Opera News, February 2009
Antonacci, Amsellem; Kaufmann, D'Arcangelo; Orchestra and Chorus of the Royal Opera House, Covent Garden, Pappano. Production: Zambello. Decca 074 3312, 152 mins., subtitled
This Covent Garden Carmen, with its match-up of the exciting Italian mezzo Anna Caterina Antonacci and German wonderboy tenor Jonas Kaufmann, was hotly anticipated in 2006, when this DVD was filmed. Decca's marketing people, understandably, have given the cover of the DVD a movie-poster-style shot of a ruggedly handsome Kaufmann holding the limp, mortally wounded (but still glamorous) Antonacci in a gorgeous yellow-and-black gown. Yes, death in opera can be a beautiful thing.

As Don José, Kaufmann easily meets expectations, both vocally and dramatically. His transformation from a rule-abiding soldier — with close, controlled facial expression and body movements — into a deserter obsessed with having Carmen at any cost is magnificent, and he has the good fortune to have the right sort of face to project desperation straight into camera close-ups. After Carmen has snared him, you can watch his helpless agony as Kaufmann's José comprehends that he has just thrown away everything for her: his regiment sounds the retreat, and he grasps that he's losing his chance to return with them, but he is literally trapped by her legs, which she has wrapped around his neck, cobralike. He is riveting in the lead-up to the final scene of the opera, with a torn shirt, unshaven and looking like he hasn't slept in days, roughly grabbing Carmen's face in his hands to prevent her from leaving. His baritone-ish tenor gives him extra menace and power, but he still manages to soar beautifully in his big moments; passages in "non, Carmen, je ne partirai pas" and "laisse-moi te sauver" are so meltingly beautiful they should have stopped Carmen from defecting to Escamillo. It is the best Don José I have seen in a long time.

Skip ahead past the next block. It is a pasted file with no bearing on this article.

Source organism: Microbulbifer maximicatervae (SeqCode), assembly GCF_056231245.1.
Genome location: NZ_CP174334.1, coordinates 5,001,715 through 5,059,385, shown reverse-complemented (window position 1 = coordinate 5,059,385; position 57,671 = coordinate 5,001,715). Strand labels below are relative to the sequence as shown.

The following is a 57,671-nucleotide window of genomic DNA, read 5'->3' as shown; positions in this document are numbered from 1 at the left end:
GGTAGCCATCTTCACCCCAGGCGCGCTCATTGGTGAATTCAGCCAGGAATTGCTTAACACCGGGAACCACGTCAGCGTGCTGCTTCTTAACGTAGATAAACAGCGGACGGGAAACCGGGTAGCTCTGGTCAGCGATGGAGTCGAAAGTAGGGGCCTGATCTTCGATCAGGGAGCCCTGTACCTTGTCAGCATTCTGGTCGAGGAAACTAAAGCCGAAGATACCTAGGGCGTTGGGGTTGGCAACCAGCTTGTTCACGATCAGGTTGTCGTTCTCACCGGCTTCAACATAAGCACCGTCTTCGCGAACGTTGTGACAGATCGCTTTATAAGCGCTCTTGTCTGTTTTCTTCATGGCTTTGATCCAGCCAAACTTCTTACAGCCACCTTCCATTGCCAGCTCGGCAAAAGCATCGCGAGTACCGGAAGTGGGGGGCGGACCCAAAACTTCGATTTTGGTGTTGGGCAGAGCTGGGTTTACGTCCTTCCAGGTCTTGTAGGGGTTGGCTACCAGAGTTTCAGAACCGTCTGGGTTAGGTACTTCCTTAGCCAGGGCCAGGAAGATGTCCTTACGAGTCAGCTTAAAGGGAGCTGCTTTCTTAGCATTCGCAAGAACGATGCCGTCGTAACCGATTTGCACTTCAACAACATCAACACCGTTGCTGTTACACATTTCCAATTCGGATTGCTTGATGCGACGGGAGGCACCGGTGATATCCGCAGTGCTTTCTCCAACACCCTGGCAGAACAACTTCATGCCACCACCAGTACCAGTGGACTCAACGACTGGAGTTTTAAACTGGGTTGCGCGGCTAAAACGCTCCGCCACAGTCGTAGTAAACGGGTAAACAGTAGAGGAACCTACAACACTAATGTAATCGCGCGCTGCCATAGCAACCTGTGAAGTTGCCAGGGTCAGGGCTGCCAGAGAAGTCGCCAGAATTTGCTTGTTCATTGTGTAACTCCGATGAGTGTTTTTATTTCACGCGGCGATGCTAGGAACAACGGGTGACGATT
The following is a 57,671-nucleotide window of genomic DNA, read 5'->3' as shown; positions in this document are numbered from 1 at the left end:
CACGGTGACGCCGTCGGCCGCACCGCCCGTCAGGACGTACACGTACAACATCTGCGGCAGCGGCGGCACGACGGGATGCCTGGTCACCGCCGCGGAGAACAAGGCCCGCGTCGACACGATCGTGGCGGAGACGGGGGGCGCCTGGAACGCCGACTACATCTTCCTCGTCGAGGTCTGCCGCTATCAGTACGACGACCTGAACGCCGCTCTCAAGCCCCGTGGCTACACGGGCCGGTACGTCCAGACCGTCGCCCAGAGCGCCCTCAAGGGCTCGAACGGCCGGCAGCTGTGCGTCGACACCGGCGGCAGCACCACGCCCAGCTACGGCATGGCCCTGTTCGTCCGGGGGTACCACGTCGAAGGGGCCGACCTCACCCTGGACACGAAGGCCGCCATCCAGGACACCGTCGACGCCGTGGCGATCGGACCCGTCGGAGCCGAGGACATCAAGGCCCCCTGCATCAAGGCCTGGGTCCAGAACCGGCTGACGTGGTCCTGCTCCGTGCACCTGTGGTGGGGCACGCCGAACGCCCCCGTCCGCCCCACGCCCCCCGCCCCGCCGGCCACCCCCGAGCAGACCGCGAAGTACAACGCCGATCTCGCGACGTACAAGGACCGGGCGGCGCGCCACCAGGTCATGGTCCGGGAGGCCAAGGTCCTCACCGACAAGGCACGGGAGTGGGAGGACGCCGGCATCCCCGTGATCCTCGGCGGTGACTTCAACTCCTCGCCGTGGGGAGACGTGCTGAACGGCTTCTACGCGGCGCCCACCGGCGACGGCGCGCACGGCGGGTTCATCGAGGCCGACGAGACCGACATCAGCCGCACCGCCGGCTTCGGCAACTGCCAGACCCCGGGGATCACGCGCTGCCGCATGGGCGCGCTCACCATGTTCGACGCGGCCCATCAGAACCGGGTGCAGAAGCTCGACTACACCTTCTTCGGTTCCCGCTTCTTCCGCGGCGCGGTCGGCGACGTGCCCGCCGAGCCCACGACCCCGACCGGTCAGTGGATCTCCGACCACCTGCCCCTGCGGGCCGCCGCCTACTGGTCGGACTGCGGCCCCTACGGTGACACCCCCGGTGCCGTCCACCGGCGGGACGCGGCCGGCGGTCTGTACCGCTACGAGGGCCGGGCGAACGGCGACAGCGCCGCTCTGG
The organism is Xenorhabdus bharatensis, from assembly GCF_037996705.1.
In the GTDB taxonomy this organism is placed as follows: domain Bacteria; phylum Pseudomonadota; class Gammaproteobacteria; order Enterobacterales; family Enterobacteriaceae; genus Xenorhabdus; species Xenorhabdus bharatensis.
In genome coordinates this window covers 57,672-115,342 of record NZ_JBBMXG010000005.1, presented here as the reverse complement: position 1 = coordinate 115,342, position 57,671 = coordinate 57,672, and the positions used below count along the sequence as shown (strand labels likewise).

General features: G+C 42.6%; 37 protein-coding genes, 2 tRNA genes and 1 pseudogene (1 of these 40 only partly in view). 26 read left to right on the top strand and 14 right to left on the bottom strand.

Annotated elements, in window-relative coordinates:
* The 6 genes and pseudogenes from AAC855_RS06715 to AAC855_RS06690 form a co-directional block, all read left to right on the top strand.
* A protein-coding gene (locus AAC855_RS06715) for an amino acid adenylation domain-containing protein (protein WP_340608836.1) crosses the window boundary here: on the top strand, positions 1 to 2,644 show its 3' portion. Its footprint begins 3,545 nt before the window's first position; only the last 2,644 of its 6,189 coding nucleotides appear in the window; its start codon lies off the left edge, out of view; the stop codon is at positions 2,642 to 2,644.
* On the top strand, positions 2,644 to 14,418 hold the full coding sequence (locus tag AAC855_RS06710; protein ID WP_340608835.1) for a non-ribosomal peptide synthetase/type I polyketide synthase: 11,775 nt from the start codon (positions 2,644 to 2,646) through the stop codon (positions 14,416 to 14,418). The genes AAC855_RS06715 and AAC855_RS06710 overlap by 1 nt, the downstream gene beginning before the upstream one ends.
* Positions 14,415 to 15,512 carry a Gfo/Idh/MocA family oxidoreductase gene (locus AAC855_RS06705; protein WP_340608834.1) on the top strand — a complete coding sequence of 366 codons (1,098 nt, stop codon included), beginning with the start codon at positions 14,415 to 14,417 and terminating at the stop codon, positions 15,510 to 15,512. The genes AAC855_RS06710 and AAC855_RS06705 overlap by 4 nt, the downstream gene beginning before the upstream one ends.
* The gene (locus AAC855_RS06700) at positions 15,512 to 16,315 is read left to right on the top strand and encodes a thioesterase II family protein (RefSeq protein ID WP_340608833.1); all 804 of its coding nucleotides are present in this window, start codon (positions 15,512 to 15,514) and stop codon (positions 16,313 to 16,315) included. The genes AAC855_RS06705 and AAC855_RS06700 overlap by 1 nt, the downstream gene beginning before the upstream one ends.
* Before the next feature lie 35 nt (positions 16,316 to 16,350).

Antonacci's Carmen is a puzzlement. At her live best (such as her splendid Cassandre in Troyens in Paris in 2003, a role she repeated at Tanglewood last summer), Antonacci throws herself into roles with an uncompromising intensity. While she reportedly was mesmerizing in this role live, the translation to screen is bumpy. As filmed, this is a Carmen who is mostly hard-edged hauteur — vocally and dramatically — even when she is in seduction mode, making arias such as "L'amour est un oiseau rebelle" tough to pull off. Even if she is provocatively washing her legs here, the vocal equivalent isn't happening. (Ideally, in that aria, the calculation should be hidden, and only the Gallic, smoky charm should be apparent, but here it's the other way around.) The other difficulty is Antonacci's unorthodox vocalism, which is much more audible in a recorded format; she particularly struggles in "Les tringles des sistres tintaient," where she only approximates many of the notes in faster passages. She does better in the séguidille, but even that suffers from the same mix of haughty and slutty that doesn't quite add up to the free spirit that makes Carmen Carmen.

Among the supporting cast, Ildebrando d'Arcangelo's Escamillo is a little bleaty at first in "Je suis Escamillo," especially down in his low range, but he improves as the opera progresses and is unusually appealing in "Si tu m'aimes" with Antonacci. Norah Amsellem's wide-eyed Micaela — a bit reminiscent of Mary Pickford — looks sweet but doesn't always sound it. There's a spot at the end of Act III where the vibrato on her high B-flat is painfully wide. Best in the smaller roles are Elena Xanthoudakis, who offers a beguiling Frasquita, and Jacques Imbrailo's fresh-voiced Moralès.

Under Antonio Pappano the orchestra sounds excellent, with an emphasis on power as opposed to charm. Francesca Zambello's production, designed by Tanya McCallin, uses one basic movable set, with simple, attractive red-orange stucco walls, a tree here, a table there, though there are a few unfortunate moments, such as having poor Escamillo sing "Votre toast" on a horse — never a good idea. It's not a brilliant staging, but it mostly stays out of the way and lets you focus on the music and drama.

All in all, this was one of those outings where it was tempting to rename the opera Don José.

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